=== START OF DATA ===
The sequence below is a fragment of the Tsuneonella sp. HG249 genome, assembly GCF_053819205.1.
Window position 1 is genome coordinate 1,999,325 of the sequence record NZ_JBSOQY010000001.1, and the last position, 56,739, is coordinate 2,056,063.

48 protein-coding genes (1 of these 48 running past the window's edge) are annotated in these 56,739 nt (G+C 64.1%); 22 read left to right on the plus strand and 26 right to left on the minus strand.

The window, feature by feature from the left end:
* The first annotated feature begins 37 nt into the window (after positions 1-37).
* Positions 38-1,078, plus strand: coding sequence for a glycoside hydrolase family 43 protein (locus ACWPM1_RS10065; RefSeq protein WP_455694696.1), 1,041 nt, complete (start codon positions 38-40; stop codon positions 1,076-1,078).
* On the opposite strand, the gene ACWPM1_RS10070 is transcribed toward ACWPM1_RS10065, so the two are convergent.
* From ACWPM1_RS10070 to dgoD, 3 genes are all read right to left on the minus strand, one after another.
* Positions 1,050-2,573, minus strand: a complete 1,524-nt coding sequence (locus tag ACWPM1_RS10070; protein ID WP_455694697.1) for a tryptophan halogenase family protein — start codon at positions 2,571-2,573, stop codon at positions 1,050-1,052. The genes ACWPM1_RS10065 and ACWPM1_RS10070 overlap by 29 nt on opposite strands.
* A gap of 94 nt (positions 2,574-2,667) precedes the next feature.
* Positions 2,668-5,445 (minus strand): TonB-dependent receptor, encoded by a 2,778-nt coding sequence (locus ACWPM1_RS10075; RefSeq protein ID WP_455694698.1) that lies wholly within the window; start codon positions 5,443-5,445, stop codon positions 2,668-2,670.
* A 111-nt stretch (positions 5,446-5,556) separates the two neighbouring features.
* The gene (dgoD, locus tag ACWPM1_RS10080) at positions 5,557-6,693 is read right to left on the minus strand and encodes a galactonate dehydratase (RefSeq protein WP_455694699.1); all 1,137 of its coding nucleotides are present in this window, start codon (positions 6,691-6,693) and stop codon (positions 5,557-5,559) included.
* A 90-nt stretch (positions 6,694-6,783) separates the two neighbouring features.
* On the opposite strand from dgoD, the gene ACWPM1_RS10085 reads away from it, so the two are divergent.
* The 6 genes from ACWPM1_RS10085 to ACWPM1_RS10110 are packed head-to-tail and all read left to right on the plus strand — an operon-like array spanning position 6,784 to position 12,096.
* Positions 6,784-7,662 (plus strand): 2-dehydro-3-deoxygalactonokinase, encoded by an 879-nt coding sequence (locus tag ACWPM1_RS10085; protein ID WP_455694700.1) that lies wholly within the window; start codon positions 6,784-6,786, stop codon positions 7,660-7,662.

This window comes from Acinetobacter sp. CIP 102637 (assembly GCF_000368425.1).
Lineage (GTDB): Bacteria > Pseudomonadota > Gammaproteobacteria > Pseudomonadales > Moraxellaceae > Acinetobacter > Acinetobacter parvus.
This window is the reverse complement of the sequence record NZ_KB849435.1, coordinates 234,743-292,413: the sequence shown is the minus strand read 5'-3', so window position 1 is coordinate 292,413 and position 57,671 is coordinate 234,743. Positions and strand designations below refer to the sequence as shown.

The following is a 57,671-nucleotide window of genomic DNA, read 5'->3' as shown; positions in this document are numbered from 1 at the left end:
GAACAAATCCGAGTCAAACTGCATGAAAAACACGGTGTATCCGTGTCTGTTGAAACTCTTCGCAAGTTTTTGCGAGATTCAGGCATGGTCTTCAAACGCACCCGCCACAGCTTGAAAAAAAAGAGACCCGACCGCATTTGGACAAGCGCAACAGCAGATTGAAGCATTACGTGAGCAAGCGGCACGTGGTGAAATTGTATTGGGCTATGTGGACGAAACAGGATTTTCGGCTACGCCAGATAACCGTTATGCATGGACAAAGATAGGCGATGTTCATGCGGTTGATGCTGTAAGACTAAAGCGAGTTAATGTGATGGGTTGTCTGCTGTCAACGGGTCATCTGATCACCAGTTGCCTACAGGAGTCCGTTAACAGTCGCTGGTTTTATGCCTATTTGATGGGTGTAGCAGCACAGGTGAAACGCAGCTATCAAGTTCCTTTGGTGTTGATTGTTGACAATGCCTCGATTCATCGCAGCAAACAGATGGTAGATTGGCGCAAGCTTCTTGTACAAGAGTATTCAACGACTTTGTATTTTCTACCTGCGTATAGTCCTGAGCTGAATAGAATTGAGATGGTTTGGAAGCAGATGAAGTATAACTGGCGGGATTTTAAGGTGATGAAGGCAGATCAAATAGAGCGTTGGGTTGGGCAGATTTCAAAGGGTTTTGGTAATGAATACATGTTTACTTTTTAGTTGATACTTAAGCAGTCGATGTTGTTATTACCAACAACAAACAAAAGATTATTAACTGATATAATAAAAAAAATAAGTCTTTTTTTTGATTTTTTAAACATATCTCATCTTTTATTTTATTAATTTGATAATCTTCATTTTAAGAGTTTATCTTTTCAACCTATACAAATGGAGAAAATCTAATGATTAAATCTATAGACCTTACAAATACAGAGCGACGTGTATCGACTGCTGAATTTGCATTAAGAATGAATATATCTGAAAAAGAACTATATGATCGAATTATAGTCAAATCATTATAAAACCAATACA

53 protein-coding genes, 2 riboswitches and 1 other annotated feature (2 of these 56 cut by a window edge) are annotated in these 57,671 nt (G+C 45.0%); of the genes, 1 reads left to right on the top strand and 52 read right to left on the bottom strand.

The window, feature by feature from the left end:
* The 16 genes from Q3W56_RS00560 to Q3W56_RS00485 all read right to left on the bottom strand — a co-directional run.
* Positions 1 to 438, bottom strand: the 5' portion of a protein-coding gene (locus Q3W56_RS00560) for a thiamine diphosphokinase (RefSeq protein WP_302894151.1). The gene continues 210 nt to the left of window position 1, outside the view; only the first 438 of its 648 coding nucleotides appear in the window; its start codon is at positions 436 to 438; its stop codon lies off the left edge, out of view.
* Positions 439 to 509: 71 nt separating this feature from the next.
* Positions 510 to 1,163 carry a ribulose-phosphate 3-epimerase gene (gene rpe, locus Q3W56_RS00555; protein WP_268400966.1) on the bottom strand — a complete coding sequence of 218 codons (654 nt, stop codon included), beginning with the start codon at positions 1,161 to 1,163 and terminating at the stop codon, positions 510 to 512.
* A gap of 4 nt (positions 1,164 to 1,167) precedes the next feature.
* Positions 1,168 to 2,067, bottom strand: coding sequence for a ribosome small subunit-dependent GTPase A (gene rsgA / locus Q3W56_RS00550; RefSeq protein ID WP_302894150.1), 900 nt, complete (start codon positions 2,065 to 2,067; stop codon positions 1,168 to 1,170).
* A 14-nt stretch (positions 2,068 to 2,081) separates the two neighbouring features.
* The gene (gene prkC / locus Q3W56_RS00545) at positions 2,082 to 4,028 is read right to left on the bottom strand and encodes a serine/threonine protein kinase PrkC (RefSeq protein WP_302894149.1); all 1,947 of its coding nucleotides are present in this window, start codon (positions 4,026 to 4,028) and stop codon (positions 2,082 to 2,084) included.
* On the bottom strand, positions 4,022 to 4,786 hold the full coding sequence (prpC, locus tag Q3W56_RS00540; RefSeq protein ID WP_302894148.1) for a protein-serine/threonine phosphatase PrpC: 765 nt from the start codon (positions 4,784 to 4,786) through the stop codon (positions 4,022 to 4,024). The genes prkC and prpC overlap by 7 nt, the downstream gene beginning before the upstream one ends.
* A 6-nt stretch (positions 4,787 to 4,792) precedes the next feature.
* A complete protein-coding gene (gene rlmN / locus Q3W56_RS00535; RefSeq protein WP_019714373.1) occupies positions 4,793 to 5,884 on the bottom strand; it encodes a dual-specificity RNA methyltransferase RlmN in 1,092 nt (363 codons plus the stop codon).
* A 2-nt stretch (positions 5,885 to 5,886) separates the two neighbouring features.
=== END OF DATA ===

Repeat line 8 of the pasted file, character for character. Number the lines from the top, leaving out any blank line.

* From ACWPM1_RS10070 to dgoD, 3 genes are all read right to left on the minus strand, one after another.